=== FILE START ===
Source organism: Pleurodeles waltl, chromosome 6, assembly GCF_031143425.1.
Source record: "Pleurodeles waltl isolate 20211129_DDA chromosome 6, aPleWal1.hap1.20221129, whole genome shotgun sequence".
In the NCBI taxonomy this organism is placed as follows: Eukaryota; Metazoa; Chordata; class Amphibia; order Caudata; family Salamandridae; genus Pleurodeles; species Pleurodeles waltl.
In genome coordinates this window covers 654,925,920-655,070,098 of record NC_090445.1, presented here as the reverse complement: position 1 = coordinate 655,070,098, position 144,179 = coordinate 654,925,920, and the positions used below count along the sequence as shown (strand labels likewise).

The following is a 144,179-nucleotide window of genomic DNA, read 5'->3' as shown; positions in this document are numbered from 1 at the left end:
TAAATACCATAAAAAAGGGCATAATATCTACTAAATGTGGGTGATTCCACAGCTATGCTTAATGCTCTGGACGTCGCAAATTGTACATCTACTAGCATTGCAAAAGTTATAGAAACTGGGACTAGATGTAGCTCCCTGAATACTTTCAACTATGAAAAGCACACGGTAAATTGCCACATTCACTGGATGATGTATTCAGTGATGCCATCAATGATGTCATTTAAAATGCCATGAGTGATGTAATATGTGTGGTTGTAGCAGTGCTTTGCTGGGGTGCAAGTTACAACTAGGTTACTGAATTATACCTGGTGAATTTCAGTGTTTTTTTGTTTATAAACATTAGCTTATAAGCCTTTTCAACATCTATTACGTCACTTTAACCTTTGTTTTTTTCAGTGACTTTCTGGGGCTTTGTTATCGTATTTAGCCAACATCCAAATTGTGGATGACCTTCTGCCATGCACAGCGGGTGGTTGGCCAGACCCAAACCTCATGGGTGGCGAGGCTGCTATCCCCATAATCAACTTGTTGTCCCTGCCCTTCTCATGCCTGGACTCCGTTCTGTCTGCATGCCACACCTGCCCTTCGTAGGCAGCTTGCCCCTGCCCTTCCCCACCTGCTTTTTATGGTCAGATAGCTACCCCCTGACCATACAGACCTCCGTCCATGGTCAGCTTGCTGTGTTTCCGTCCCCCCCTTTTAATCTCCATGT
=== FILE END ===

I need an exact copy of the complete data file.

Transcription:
Source organism: Pleurodeles waltl, chromosome 6, assembly GCF_031143425.1.
Source record: "Pleurodeles waltl isolate 20211129_DDA chromosome 6, aPleWal1.hap1.20221129, whole genome shotgun sequence".
In the NCBI taxonomy this organism is placed as follows: Eukaryota; Metazoa; Chordata; class Amphibia; order Caudata; family Salamandridae; genus Pleurodeles; species Pleurodeles waltl.
In genome coordinates this window covers 654,925,920-655,070,098 of record NC_090445.1, presented here as the reverse complement: position 1 = coordinate 655,070,098, position 144,179 = coordinate 654,925,920, and the positions used below count along the sequence as shown (strand labels likewise).

The following is a 144,179-nucleotide window of genomic DNA, read 5'->3' as shown; positions in this document are numbered from 1 at the left end:
TAAATACCATAAAAAAGGGCATAATATCTACTAAATGTGGGTGATTCCACAGCTATGCTTAATGCTCTGGACGTCGCAAATTGTACATCTACTAGCATTGCAAAAGTTATAGAAACTGGGACTAGATGTAGCTCCCTGAATACTTTCAACTATGAAAAGCACACGGTAAATTGCCACATTCACTGGATGATGTATTCAGTGATGCCATCAATGATGTCATTTAAAATGCCATGAGTGATGTAATATGTGTGGTTGTAGCAGTGCTTTGCTGGGGTGCAAGTTACAACTAGGTTACTGAATTATACCTGGTGAATTTCAGTGTTTTTTTGTTTATAAACATTAGCTTATAAGCCTTTTCAACATCTATTACGTCACTTTAACCTTTGTTTTTTTCAGTGACTTTCTGGGGCTTTGTTATCGTATTTAGCCAACATCCAAATTGTGGATGACCTTCTGCCATGCACAGCGGGTGGTTGGCCAGACCCAAACCTCATGGGTGGCGAGGCTGCTATCCCCATAATCAACTTGTTGTCCCTGCCCTTCTCATGCCTGGACTCCGTTCTGTCTGCATGCCACACCTGCCCTTCGTAGGCAGCTTGCCCCTGCCCTTCCCCACCTGCTTTTTATGGTCAGATAGCTACCCCCTGACCATACAGACCTCCGTCCATGGTCAGCTTGCTGTGTTTCCGTCCCCCCCTTTTAATCTCCATGT